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Today on Nature's website appeared a news about the discovery of a quark quartet (formed from two quarks and two antiquarks). They say that this particle containing four quarks is confirmed. This is the link to the news Quark Quartet

Also, they state that the quarks arrangement in this new particle could have implication for quantum chromodynamics. This is where I get stuck. What implications does a quark quartet have on QCD?

The article references:

  • Liu, Z. Q. et al. Phys. Rev. Lett. 110, 252002 (2013).
  • Ablikim, M. et al. Phys. Rev. Lett. 110, 252001 (2013).

for the discovery/confirmation as well as some older papers

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Particle physics types will remember the penta-quark kerffufle a while ago. I presume that this has been checked carefully with that history in mind. – dmckee Jun 18 '13 at 19:25
Nothing forbids 4 quarks or more. The interesting quantity is lifetime. For instance, even for mesons, you could find mesons, made with 2 quarks, with lifetime = $4.5 ~10^{-24}s$ (rho mesons). You certainly cannot find a 4-quark particle with, for instance, the lifetime of a neutron. – Trimok Jun 18 '13 at 19:27
@dmckee, do you know the current state of art on penta-quark? – Peter Kravchuk Jun 18 '13 at 19:36
@Peter I believe that all claims of having seen evidence for the $\theta (\text{some mass})$ were withdrawn with good grace when many other labs couldn't find it and the analysis was called into question. – dmckee Jun 18 '13 at 19:40

2 Answers 2

The simple answer to your question (What implications does a quark quartet have on QCD?) is that it has no fundamental implications that I can imagine. It is an open question whether or not tetraquark ($q q \bar{q}\bar{q}$) or pentaquark ($qqqq\bar{q}$) states that live long enough to be classified as particles actually exist -- at present, our ability to compute effects in QCD is not good enough to make any convincing theoretical predictions, and experimental detection will be difficult (but maybe not impossible).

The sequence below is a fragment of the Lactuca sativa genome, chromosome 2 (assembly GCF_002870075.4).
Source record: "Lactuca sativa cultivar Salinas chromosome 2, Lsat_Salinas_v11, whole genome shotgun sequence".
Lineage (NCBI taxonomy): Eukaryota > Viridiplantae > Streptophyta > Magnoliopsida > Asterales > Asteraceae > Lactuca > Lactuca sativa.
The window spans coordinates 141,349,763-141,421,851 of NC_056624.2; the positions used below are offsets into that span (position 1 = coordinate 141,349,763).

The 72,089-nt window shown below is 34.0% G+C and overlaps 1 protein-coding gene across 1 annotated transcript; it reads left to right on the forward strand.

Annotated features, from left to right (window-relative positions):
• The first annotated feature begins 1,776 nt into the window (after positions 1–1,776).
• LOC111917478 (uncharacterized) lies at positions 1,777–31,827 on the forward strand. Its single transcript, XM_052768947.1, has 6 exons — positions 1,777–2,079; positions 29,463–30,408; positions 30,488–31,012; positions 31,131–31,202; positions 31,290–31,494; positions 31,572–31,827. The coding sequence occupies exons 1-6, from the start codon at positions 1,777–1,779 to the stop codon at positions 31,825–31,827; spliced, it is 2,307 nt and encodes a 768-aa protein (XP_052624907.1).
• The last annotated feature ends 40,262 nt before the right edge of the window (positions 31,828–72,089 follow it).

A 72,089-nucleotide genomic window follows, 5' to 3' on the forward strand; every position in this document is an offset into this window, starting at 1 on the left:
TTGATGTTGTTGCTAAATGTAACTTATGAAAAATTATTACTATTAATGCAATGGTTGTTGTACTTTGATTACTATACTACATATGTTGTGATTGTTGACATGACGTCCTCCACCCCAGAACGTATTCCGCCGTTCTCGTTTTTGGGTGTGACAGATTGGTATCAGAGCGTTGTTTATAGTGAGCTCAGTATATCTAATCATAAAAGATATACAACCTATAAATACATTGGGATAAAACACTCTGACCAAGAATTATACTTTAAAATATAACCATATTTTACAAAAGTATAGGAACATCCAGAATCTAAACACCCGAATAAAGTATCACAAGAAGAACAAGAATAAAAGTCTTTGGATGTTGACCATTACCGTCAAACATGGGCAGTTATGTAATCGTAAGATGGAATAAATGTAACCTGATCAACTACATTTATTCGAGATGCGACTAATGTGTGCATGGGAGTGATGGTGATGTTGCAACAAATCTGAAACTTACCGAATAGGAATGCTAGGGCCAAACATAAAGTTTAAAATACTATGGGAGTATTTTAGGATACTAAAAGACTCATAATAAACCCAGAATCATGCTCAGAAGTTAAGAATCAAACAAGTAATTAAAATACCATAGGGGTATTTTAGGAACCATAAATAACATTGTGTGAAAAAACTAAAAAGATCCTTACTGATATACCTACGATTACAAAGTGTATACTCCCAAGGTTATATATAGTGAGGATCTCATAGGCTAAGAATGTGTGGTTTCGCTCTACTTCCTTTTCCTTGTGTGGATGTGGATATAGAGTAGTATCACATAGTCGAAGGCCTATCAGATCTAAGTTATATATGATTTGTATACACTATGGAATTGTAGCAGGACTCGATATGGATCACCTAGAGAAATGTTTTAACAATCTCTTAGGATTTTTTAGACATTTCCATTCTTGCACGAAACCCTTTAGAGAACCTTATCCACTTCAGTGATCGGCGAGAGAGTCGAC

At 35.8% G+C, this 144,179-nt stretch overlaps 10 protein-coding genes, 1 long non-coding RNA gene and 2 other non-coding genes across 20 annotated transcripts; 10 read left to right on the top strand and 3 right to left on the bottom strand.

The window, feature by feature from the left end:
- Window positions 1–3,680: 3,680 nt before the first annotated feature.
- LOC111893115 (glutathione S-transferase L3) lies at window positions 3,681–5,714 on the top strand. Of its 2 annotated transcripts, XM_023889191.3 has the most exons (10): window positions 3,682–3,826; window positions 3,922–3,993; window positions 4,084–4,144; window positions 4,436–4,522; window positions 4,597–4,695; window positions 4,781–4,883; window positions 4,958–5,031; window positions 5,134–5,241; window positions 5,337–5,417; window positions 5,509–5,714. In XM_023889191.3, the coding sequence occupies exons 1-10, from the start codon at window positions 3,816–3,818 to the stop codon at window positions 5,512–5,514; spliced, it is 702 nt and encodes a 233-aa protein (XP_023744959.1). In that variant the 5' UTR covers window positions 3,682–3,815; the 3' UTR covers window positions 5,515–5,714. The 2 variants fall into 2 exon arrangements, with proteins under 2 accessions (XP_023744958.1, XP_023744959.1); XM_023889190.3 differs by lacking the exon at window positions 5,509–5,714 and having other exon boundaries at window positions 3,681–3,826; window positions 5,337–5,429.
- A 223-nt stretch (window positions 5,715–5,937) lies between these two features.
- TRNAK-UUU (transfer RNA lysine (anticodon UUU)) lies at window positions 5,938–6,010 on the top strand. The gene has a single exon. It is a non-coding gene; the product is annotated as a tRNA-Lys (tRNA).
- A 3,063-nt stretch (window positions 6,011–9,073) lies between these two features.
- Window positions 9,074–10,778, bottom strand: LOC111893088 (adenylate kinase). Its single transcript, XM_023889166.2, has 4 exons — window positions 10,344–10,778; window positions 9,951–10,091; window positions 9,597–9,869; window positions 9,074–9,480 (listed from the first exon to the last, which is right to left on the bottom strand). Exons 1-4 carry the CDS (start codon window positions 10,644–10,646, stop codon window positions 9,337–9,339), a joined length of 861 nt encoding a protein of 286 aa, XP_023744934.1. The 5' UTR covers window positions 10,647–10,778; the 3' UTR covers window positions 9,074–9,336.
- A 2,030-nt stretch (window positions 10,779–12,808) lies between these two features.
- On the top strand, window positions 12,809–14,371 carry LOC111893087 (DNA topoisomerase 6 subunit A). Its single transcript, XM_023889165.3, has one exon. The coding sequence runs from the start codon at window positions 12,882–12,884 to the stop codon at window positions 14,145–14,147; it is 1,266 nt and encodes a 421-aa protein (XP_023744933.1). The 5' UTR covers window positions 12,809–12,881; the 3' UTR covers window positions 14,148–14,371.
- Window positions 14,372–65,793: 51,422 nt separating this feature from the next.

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There is the claim in the link given that tetraquarks are observed . – anna v Sep 15 at 5:15

Since you asked this question there have been a couple of confirmation of exotic particles which consist of four or more quarks. For example, Z(4430) recently observed in LHCb, was already discovered by Belle long time ago. This exotic particle has a $c\bar{c}d\bar{u}$ quark structure. This would lead us to think how color confinement would be satisfied? As you know baryons made of $qqq$ and mesons $q\bar{q}$ states which make them color-neutral. But the think is quarks are color charged particles and they need to make such a structure that would balance color to reach neutral state.

In QCD, a quark's color can take one of three values or charges, red, green, and blue. An antiquark can take one of three anticolors, called anti-red, anti-green, and anti-blue (represented as cyan, magenta and yellow, respectively). Quark-gluon fields and color charges are well understood for quark model so far. Baryons and mesons feigned such a simplicity until multi-quark states have found. Now, rather than leave aside the quark-model, physicist try to expand the theory for multi-quark particles.

Tetraquarks are composed of two primary color quarks and two antiquarks. Now the debate is, how do they combined into a neutral-state. There are some contradictions on this part. There are 2 predictions for multi-quark states:

  1. Molecular state model : $q\bar{q}$-$q\bar{q}$ form such two neutral mesons to become neutral.

  2. Di quark-di antiquark model : $qq$-$\bar{q}\bar{q}$ form neutral particles.

enter image description here

Both models have their own conflicts. Too figure out the inner structure of such exotic particles QCD would be the strongest theory. Researchers have failed to build abridgments of QCD that fit the data much better than the naive quark model. But these particles obviously do not fit in standard quark model so far.

See also the link for a further reading and information.

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